BVA issues warning to pet owners about potential poisoning hazards

Vets are advising pet owners to be extra careful in keeping chocolate, mince pies, puddings and festive decorations well out of reach of their pets to avoid an unnecessary emergency trip to the vets over Christmas.

The advice comes as the British Veterinary Association’s (BVA) Voice of the Veterinary Profession survey findings show that eight in 10 companion animal vets (82%) across the UK saw at least one case of toxic ingestion over the Christmas break last year.

Chocolate, raisins and other dried fruit, xylitol (found in sugar-free products), onion, garlic and seasonal decorations like mistletoe and holly can be dangerous to dogs and cats if eaten.

Most vets (81%) surveyed reported seeing cases involving dogs who had eaten something they shouldn’t have, followed by cases involving cats (30%) and rabbits (2%).

Chocolate was the top edible hazard for dogs, with 94% of vets reporting seeing at least one case of this type of poisoning over the last festive period.

This was followed by cases involving raisins or sultanas and xylitol (reported by 84% and 29% of vets, respectively).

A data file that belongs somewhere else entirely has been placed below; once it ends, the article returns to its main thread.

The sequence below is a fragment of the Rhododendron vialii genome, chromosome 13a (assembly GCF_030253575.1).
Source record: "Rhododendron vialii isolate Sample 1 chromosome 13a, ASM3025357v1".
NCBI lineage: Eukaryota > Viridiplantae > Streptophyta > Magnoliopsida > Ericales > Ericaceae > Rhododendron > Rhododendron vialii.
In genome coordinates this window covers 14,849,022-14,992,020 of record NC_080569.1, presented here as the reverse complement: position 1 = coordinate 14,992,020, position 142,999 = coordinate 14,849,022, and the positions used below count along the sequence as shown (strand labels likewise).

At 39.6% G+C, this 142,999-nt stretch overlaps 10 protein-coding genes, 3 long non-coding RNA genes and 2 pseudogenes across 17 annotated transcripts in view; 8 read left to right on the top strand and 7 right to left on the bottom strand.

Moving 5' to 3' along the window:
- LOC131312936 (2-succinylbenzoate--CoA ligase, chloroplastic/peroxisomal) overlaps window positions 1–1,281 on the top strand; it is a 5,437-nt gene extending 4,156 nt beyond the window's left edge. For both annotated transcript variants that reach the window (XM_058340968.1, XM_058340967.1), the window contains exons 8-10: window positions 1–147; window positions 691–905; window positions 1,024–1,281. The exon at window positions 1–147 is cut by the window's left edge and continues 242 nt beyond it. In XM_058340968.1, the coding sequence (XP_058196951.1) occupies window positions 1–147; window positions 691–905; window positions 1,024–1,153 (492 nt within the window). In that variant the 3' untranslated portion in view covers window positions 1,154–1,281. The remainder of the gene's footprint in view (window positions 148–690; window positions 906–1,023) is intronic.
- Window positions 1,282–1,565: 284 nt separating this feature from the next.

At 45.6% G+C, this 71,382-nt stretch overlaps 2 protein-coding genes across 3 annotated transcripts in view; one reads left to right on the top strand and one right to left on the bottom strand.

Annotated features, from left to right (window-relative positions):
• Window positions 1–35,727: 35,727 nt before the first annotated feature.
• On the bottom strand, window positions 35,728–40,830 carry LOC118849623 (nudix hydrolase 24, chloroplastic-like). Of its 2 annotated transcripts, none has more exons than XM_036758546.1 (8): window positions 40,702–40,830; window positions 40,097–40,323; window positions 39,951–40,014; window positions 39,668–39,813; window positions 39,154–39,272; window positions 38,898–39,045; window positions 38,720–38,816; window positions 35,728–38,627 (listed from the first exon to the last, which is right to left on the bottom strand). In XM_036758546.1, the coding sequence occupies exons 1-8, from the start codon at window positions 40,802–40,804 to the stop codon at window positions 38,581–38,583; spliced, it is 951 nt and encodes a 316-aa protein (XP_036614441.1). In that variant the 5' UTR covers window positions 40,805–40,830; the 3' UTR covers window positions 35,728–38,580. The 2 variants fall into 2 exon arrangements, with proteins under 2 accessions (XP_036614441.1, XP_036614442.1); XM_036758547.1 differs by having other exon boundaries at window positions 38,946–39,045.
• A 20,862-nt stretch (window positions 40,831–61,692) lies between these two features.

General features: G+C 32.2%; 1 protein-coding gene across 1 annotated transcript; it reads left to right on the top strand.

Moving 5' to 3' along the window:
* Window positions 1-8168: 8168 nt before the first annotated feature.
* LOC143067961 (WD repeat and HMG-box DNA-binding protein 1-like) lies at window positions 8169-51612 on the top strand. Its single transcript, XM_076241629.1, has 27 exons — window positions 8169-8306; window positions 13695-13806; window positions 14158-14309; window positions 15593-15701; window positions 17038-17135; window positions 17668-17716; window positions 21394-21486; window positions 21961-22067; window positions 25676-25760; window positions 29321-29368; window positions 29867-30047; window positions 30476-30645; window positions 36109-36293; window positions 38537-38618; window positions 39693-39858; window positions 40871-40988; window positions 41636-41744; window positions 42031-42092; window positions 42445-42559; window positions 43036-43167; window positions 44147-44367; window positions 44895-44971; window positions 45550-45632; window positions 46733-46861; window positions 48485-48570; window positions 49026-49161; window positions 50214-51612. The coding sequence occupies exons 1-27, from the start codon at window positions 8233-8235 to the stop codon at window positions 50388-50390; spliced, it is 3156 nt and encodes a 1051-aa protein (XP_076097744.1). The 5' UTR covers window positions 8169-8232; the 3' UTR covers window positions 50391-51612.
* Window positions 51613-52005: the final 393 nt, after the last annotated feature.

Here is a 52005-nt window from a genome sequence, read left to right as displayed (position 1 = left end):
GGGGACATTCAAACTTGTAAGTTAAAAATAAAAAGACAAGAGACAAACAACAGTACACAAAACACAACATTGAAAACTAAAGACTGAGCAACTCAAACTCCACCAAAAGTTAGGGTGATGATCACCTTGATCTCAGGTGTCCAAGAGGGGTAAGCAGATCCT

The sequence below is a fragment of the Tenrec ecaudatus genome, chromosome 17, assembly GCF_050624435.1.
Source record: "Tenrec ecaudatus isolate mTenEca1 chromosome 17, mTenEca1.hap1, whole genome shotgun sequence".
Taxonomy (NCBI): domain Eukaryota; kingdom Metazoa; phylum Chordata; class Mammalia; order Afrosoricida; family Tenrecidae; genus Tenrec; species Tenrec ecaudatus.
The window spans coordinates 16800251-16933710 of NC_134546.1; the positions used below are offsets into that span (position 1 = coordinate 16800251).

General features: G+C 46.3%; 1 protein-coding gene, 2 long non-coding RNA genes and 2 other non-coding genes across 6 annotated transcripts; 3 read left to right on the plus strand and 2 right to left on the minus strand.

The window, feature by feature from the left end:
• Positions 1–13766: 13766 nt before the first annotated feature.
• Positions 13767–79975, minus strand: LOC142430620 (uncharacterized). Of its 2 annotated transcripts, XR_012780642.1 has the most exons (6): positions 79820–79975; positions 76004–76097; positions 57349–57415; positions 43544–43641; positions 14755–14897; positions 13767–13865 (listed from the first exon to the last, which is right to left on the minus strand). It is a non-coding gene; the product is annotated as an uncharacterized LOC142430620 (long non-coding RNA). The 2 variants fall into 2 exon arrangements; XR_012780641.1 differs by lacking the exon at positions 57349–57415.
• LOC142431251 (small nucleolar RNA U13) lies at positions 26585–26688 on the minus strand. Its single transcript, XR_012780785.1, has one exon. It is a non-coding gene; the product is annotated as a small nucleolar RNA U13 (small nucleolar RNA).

Festive dangers for pets

Cats were most likely to need veterinary treatment for eating non-edible items.

Seasonal plants like lilies, mistletoe, poinsettias and holly were the top culprits, reported by over half (52%) of vets who saw cases of toxic ingestion in cats this time last year.

A similar proportion of vets (51%) also treated cats for antifreeze poisoning.

BVA Senior Vice President Daniella Dos Santos said:

“Christmas is a time of fun and festivities, but the presents, treats and decorations can often prove dangerous for our pets if we are not careful.

Festive foods like chocolate, raisins, macadamia nuts or artificial sweeteners such as xylitol, and decorations such as mistletoe and holly, can be toxic if eaten by dogs and cats, while Christmas tree baubles or tinsel can require surgery to remove.

“I once had to give emergency care to a Labrador that had eaten 2kg of chocolate left out under a tree.

“I’ve also seen dogs that have had to spend the entire festive period in hospital being treated for pancreatitis, after their owners had indulged them with one too many human food morsels at the Christmas dinner table.

My advice to owners is to keep all edible goodies safely out of reach of inquisitive noses and to keep pets to their normal diets, avoiding feeding them any human food treats.

“If you are concerned that they have eaten something they shouldn’t, consult your vet straight away,” she concluded.